Article and photo by Sarah Thompson, Director of Communications & Volunteer Mobilization
When Daisy Feliciano learned that Urban Alliance (UA) was offering grant support for early childhood leaders to attend a Circle of Security training, she jumped at the opportunity.
“I had heard so much about [Circle of Security] and the significant impact the training had made on parents and educators of all ages all around the world,” she explained. “I had to take advantage of this opportunity.”
Feliciano, who has been working in prevention programs directly impacting children and families for more than twenty years, also serves as Vice President of Mustard Seed Outreach Center (MSOC), a non-profit organization that provides a range of services to more than 100 people per month including basic needs provision for families who are under-resourced or homeless, car seat clinics, summer camps for children, and family support groups.
Through UA’s Thrive initiative, MSOC has connected to other early childhood program leaders and has received support to help strengthen their programs for deeper impact in the community.
Backed by UA grant funding, Feliciano and co-facilitator Hector Oquendo were able to attend a 4-day Circle of Security training, an internationally acclaimed curriculum with examples of secure and problematic parent/child interactions, healthy options in caregiving, and animated graphics designed to communicate the principles of Circle of Security.
“The training blessed me and opened my eyes to approach families from a deep, but simplistic, perspective regarding parenting,” shared Feliciano.
Oquendo added, “It offered new insights on working with children and parents.”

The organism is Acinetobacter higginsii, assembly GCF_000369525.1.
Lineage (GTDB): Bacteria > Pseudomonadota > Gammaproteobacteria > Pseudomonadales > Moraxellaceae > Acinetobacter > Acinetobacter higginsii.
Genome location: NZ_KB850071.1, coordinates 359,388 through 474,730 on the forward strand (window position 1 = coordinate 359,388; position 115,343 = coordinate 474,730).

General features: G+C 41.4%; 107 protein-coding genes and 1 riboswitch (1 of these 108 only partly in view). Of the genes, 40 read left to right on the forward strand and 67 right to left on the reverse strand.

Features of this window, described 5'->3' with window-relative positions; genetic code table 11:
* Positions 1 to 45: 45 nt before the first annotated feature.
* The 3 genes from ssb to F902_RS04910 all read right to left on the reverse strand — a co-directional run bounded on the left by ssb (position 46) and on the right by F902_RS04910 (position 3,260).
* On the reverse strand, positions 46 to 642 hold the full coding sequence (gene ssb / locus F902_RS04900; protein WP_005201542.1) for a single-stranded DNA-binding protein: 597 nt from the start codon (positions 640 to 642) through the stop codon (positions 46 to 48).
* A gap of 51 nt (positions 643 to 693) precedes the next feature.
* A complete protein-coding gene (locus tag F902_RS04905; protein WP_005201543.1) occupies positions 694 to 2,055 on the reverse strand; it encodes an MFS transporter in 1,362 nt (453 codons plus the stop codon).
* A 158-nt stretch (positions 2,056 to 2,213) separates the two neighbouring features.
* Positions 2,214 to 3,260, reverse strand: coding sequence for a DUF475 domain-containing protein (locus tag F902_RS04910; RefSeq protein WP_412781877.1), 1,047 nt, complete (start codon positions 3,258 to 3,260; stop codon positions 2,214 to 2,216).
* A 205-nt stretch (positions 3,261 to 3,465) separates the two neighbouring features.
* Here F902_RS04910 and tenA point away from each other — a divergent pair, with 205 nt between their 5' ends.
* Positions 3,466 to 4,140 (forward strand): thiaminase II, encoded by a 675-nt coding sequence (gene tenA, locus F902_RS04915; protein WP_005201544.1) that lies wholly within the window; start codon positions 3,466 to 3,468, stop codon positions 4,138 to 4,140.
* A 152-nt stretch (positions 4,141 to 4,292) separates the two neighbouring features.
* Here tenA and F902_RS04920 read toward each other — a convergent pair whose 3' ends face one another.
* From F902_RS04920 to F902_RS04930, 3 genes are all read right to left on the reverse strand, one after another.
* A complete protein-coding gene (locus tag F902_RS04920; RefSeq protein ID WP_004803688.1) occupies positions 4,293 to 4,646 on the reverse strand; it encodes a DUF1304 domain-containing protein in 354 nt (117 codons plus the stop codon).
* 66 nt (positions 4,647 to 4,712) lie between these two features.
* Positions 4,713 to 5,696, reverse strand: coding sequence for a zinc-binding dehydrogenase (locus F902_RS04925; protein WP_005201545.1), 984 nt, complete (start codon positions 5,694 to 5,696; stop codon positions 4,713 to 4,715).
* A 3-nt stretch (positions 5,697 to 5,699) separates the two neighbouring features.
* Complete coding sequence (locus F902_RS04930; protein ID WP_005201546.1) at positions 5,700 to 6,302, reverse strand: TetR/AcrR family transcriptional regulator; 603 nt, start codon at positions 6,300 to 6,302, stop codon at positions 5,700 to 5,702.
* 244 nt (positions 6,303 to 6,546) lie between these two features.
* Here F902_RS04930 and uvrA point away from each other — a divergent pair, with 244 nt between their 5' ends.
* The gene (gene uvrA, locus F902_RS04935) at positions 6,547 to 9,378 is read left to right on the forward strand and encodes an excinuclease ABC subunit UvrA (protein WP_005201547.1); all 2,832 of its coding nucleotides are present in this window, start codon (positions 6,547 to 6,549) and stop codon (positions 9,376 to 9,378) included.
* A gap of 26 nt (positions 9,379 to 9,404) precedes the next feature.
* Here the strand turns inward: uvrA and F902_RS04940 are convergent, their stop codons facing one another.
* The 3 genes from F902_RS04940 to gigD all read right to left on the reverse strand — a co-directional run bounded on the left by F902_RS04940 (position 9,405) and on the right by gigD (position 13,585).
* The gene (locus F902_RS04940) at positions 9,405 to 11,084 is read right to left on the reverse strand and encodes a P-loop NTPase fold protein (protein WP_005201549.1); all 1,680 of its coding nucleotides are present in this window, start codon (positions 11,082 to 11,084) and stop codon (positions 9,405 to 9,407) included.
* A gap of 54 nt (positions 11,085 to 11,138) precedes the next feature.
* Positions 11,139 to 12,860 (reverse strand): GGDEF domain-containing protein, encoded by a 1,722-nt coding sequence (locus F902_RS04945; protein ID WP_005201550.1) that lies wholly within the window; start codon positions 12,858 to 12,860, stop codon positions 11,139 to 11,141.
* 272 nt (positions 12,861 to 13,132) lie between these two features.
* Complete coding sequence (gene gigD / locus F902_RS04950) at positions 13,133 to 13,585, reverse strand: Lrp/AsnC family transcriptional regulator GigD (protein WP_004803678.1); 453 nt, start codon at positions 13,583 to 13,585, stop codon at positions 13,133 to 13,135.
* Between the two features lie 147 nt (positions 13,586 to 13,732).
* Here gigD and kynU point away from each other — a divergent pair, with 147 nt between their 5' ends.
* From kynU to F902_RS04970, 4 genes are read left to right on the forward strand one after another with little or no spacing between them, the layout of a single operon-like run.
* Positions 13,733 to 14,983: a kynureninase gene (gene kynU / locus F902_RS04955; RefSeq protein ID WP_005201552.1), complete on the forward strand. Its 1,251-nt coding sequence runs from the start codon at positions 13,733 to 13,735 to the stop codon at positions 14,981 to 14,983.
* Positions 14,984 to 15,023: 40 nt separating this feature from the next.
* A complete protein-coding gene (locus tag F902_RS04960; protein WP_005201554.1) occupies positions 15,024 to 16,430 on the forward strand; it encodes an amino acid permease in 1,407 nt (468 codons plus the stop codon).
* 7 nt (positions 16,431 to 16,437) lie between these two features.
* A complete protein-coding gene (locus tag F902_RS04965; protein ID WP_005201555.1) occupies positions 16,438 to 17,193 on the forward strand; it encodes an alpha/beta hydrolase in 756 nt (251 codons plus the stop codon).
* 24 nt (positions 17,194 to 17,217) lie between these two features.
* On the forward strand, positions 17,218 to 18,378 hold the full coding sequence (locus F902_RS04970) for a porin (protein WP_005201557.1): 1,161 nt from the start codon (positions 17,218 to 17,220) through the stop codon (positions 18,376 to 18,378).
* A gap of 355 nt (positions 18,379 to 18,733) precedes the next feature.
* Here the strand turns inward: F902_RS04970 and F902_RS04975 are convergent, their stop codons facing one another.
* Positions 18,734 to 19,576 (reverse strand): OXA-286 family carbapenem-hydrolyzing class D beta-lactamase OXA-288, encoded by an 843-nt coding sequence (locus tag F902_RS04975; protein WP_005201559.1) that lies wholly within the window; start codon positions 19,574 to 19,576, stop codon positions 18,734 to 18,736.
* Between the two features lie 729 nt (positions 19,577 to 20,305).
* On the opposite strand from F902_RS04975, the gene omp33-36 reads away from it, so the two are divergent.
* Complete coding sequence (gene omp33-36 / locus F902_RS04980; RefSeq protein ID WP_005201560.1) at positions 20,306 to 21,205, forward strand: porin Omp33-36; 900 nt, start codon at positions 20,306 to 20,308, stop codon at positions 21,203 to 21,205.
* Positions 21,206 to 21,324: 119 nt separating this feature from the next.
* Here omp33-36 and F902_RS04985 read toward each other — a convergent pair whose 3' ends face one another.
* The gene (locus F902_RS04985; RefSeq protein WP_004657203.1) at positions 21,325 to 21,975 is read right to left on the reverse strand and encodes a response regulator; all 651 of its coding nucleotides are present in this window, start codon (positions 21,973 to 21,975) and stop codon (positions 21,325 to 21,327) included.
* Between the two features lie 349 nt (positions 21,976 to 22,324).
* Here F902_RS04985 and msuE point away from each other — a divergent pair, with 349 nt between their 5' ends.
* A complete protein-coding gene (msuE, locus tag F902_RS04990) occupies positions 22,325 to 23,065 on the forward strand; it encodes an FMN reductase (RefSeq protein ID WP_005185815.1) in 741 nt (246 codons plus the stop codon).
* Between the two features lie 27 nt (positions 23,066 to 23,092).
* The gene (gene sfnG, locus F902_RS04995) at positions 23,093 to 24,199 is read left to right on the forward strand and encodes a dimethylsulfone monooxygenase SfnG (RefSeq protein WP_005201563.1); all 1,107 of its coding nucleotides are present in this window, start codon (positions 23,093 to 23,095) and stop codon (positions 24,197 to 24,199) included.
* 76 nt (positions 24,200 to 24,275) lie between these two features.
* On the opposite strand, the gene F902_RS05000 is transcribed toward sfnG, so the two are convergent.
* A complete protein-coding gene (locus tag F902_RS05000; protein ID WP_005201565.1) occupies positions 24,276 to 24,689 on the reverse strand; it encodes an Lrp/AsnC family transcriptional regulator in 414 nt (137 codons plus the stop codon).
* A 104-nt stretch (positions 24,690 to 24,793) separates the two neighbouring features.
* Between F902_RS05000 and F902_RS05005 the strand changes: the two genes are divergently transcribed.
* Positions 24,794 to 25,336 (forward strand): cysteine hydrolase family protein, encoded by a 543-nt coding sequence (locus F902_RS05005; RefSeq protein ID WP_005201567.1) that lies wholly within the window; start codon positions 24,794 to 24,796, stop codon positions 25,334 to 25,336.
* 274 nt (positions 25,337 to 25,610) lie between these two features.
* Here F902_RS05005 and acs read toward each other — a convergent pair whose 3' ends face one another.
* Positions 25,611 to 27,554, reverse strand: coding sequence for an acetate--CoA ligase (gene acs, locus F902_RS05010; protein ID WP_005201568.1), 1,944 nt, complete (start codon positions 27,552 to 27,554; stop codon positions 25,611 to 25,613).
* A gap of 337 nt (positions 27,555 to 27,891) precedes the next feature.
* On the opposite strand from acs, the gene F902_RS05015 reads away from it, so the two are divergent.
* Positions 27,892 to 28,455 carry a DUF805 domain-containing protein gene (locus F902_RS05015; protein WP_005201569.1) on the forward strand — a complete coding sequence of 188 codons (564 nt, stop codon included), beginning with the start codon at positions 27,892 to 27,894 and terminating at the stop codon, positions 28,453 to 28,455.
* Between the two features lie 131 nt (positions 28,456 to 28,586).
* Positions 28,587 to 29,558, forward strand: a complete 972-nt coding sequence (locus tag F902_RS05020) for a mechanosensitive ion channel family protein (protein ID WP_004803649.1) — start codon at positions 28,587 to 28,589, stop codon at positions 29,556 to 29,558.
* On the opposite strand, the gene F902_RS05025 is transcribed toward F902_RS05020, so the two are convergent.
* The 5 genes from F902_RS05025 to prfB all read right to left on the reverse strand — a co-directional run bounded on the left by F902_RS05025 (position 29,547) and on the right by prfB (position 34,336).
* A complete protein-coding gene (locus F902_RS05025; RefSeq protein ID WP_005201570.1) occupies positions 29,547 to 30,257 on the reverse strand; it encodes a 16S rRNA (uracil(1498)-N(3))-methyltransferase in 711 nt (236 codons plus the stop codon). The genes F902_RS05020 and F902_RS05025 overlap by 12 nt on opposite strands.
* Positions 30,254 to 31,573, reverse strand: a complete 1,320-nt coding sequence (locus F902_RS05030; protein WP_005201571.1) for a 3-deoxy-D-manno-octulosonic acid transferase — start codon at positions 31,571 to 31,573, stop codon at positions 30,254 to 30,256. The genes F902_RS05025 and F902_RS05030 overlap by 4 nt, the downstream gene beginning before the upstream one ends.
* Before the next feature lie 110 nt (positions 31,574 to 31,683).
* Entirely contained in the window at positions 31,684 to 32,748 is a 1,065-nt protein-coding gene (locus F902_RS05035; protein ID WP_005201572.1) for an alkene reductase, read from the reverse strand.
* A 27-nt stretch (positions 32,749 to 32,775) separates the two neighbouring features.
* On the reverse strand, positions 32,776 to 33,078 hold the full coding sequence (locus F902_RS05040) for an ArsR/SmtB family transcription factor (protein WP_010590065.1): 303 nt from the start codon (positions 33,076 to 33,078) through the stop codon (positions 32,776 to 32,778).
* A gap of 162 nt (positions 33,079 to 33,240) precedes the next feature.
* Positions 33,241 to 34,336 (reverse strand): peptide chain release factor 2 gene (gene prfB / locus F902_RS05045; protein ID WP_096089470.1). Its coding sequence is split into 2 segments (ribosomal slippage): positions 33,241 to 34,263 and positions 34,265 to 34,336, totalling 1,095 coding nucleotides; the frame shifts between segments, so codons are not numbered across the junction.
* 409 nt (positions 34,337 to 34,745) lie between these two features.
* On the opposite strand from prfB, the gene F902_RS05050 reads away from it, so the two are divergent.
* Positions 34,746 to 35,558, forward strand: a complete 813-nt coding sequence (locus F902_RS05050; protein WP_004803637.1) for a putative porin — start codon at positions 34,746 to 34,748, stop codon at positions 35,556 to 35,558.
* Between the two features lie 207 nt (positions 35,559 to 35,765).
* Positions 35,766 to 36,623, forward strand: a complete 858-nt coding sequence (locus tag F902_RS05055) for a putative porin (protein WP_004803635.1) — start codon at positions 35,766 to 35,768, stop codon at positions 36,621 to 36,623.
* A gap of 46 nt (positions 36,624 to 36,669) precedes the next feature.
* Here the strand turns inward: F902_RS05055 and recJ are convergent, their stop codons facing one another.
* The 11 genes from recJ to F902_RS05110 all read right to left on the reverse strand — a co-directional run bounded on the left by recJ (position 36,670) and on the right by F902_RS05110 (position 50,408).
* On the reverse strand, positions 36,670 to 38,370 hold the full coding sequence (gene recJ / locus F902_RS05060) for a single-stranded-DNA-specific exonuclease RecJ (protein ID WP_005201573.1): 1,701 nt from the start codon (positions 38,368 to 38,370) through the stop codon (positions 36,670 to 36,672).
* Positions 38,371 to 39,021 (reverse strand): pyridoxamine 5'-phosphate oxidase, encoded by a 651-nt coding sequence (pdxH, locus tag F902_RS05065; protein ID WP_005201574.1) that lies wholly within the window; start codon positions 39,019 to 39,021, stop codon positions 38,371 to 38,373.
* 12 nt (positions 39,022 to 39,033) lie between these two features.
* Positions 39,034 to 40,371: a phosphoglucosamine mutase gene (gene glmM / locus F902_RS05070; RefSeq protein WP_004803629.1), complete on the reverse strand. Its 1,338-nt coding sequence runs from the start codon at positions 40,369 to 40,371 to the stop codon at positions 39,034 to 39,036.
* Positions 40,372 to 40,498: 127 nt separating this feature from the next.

Grant funding also helped offset the cost for MSOC to take the knowledge they gained by attending the Circle of Security facilitators’ training and offer a parenting group to families they serve.
“UA’s support broadened the Mustard Seed Outreach Center’s ability to collaborate with community partners, such as Hartford Healthcare at Home’s Nurturing Families Network and Mt. Olive Child Development Center, to promote the Circle of Security parenting workshop series to the Greater Hartford region. This collaboration helped MSOC reach and serve young families in meaningful ways and provided opportunity for referrals.”
Carolyn Biggs, Hartford resident and mother of two, was one of several parents who participated in the Circle of Security parenting workshop series offered by MSOC.
“It was a great program. There were a lot of people that were single parents that took the class, so we could all relate,” explained Biggs. “It taught me to find the balance and how to channel your energy if you are stressed out all day long and then come home to your kids. When you are feeling a little upset or agitated about something, instead of lashing out you can take a walk or go to another room. Or, if my child is having a temper tantrum after a long, stressful day, I learned to let her have the tantrum, walk away, come back and revisit the situation and approach it differently. It works a lot better.”
Biggs shared that her relationship with her three-year-old daughter Kiara has improved just in the few weeks that have passed since participating in the workshop.
“Our relationship has changed,” she shared. “After having the class I try to pay attention to more of her needs and listen more. I’m not used to explaining myself to a child. But now I know that you can’t just yell at your kids and say ‘because I said so’. You have to listen to what your kids are trying to say to you.”